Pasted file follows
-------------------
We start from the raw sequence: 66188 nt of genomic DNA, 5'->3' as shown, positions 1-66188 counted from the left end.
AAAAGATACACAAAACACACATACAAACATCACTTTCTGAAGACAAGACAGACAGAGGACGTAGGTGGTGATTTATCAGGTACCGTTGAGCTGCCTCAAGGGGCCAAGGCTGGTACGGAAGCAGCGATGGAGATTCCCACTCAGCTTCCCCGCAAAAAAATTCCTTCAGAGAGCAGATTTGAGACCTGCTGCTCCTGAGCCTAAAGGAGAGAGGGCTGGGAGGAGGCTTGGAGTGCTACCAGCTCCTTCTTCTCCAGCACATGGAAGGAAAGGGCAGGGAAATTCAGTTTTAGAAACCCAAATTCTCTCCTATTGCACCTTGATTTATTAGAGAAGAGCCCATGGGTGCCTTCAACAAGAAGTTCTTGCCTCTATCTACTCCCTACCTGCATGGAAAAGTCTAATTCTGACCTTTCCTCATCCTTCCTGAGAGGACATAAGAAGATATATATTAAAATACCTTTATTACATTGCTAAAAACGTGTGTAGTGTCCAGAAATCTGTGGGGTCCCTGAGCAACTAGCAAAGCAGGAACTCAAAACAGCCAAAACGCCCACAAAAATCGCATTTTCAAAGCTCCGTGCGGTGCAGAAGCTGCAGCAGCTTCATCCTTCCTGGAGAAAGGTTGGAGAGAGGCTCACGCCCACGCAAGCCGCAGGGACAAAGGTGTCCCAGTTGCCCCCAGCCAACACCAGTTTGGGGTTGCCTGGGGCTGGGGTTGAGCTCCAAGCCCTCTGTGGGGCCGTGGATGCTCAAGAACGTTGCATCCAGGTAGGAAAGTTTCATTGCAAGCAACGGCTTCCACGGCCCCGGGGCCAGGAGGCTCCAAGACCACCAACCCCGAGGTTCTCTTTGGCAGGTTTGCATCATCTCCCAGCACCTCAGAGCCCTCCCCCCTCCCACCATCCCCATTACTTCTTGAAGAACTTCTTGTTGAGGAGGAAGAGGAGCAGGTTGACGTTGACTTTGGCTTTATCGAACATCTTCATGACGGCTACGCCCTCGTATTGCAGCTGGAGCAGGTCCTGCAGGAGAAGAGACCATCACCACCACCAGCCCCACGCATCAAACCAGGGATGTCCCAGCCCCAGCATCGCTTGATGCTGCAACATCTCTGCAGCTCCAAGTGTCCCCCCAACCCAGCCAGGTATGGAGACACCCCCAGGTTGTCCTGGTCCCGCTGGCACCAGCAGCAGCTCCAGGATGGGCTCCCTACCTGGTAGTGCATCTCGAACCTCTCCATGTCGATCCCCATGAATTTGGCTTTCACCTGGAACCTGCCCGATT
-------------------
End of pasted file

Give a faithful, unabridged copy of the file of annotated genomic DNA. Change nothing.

We start from the raw sequence: 66188 nt of genomic DNA, 5'->3' as shown, positions 1-66188 counted from the left end.
AAAAGATACACAAAACACACATACAAACATCACTTTCTGAAGACAAGACAGACAGAGGACGTAGGTGGTGATTTATCAGGTACCGTTGAGCTGCCTCAAGGGGCCAAGGCTGGTACGGAAGCAGCGATGGAGATTCCCACTCAGCTTCCCCGCAAAAAAATTCCTTCAGAGAGCAGATTTGAGACCTGCTGCTCCTGAGCCTAAAGGAGAGAGGGCTGGGAGGAGGCTTGGAGTGCTACCAGCTCCTTCTTCTCCAGCACATGGAAGGAAAGGGCAGGGAAATTCAGTTTTAGAAACCCAAATTCTCTCCTATTGCACCTTGATTTATTAGAGAAGAGCCCATGGGTGCCTTCAACAAGAAGTTCTTGCCTCTATCTACTCCCTACCTGCATGGAAAAGTCTAATTCTGACCTTTCCTCATCCTTCCTGAGAGGACATAAGAAGATATATATTAAAATACCTTTATTACATTGCTAAAAACGTGTGTAGTGTCCAGAAATCTGTGGGGTCCCTGAGCAACTAGCAAAGCAGGAACTCAAAACAGCCAAAACGCCCACAAAAATCGCATTTTCAAAGCTCCGTGCGGTGCAGAAGCTGCAGCAGCTTCATCCTTCCTGGAGAAAGGTTGGAGAGAGGCTCACGCCCACGCAAGCCGCAGGGACAAAGGTGTCCCAGTTGCCCCCAGCCAACACCAGTTTGGGGTTGCCTGGGGCTGGGGTTGAGCTCCAAGCCCTCTGTGGGGCCGTGGATGCTCAAGAACGTTGCATCCAGGTAGGAAAGTTTCATTGCAAGCAACGGCTTCCACGGCCCCGGGGCCAGGAGGCTCCAAGACCACCAACCCCGAGGTTCTCTTTGGCAGGTTTGCATCATCTCCCAGCACCTCAGAGCCCTCCCCCCTCCCACCATCCCCATTACTTCTTGAAGAACTTCTTGTTGAGGAGGAAGAGGAGCAGGTTGACGTTGACTTTGGCTTTATCGAACATCTTCATGACGGCTACGCCCTCGTATTGCAGCTGGAGCAGGTCCTGCAGGAGAAGAGACCATCACCACCACCAGCCCCACGCATCAAACCAGGGATGTCCCAGCCCCAGCATCGCTTGATGCTGCAACATCTCTGCAGCTCCAAGTGTCCCCCCAACCCAGCCAGGTATGGAGACACCCCCAGGTTGTCCTGGTCCCGCTGGCACCAGCAGCAGCTCCAGGATGGGCTCCCTACCTGGTAGTGCATCTCGAACCTCTCCATGTCGATCCCCATGAATTTGGCTTTCACCTGGAACCTGCCCGATT